There are several questions asked about engine oil. One of the frequent questions asked is “why does engine oil turn black?” and when the oil darkens, does it mean it is time to change it? When new oil is poured into the engine during service or top-ups, its colour is gold. However, when a dipstick is inserted in the compartment for an oil check, the colour is usually darker than the new oil. This article will outline the reasons why the oil turns black.
Engine oil plays three vital roles in any engine regardless of its model or type. The first obvious and widely known role is to reduce friction via lubrication. Engine oil helps in reducing friction within the engine between the moving parts to prevent lock-up resulting in engine failure. Engine oil also acts as a heat exchanging fluid in the compartment. Due to the combustion, a large amount of heat is produced in the engine which needs to be controlled. Engine oil is used to adsorb the heat from the engine and transfer it to the sump where it is cooled by the continuous airflow. The third function of the engine oil is to clean the compartment.
Engine oils have additives that act as detergents for clean up. In simpler terms, assume a washing machine analogy. If dirty clothes are put in the machine along with some detergent to clean them, the clothes would be cleaned but the wastewater coming as effluent will be dirty. This is the case with the engine, the compartment is cleaned and as a result engine oil turns black. Oil usually suspends particles such as carbon, dirt and other contaminants which are harmful to the engine which eventually makes it darker. You should be worried if the colour is still gold (or the same as new oil) after some time (the detergent is not functioning as it should).
One major contaminant is soot. Soot is a byproduct of incomplete combustion in the engine. Generally, people tend to believe that soot is only associated with diesel engines. However, it should be clear that soot can also be produced from petrol engines, especially the new gasoline-direct-injection engines. Usually, soot particles are small in size, generally less than a micron and therefore, they do not cause engine wear.
In some cases, soot particles may agglomerate forming larger particles that can cause wear. However, they are mostly captured in the oil filter. Often people use bypass filtration systems to capture particles as small as two microns but still notice that the oil turns black. This is because the soot particle can even be smaller than two microns and therefore, elude down the filtration system. If a filter smaller than two microns is put in place, it will start capturing the additives and therefore not practical.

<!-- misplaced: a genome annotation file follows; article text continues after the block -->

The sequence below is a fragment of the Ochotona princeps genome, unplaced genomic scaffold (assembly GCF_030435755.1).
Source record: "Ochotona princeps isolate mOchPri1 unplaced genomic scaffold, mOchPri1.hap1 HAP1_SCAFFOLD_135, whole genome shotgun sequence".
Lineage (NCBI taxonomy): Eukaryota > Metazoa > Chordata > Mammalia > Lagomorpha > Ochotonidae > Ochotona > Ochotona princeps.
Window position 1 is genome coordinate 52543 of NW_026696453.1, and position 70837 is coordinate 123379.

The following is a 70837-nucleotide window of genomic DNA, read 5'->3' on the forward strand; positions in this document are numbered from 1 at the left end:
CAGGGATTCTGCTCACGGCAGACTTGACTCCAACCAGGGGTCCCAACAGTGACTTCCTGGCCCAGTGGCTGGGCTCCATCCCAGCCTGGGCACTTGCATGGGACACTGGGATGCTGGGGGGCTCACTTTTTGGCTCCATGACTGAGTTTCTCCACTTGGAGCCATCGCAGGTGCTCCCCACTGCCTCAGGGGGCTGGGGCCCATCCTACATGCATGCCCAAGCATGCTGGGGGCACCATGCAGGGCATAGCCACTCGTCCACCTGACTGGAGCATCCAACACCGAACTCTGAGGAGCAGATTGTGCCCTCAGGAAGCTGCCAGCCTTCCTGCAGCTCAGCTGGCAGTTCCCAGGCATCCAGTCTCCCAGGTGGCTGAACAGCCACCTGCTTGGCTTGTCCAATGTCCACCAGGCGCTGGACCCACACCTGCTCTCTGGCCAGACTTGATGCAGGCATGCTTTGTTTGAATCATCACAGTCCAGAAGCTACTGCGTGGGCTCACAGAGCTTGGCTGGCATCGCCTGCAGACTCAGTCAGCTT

Despite the above discussions, a question would still be raised as to why the oil darkens quicker in some vehicles compared to others. Oil darkening highly depends on the number of kilometres (or hours) the equipment has been used since its manufacture. As the vehicle or the equipment ages, carbon contents starts to build up in the system. In cases of new machines, the oil would retain the golden colour for a few hundred kilometres or hours since the carbon has not started to build up. As the same machine ages, the carbon content starts building up and as a result, darkening begins. This should however not be of concern as it is just a byproduct of using the machine as long as you are using the right and high-quality oil, changing it and replacing the oil filter regularly.
About the Author:
Rajan Hirani is ILD/Sinopec’s Technical Support Officer. He is responsible for the chemical analysis of lubricants, delivering subsequent recommendations on the most effective lubricants and application technologies to customers. Rajan is a PhD Research Scholar in Chemical Engineering. He holds a Bachelors degree in Chemical Engineering (First Class Honours) and an Advanced Diploma in Science and Engineering.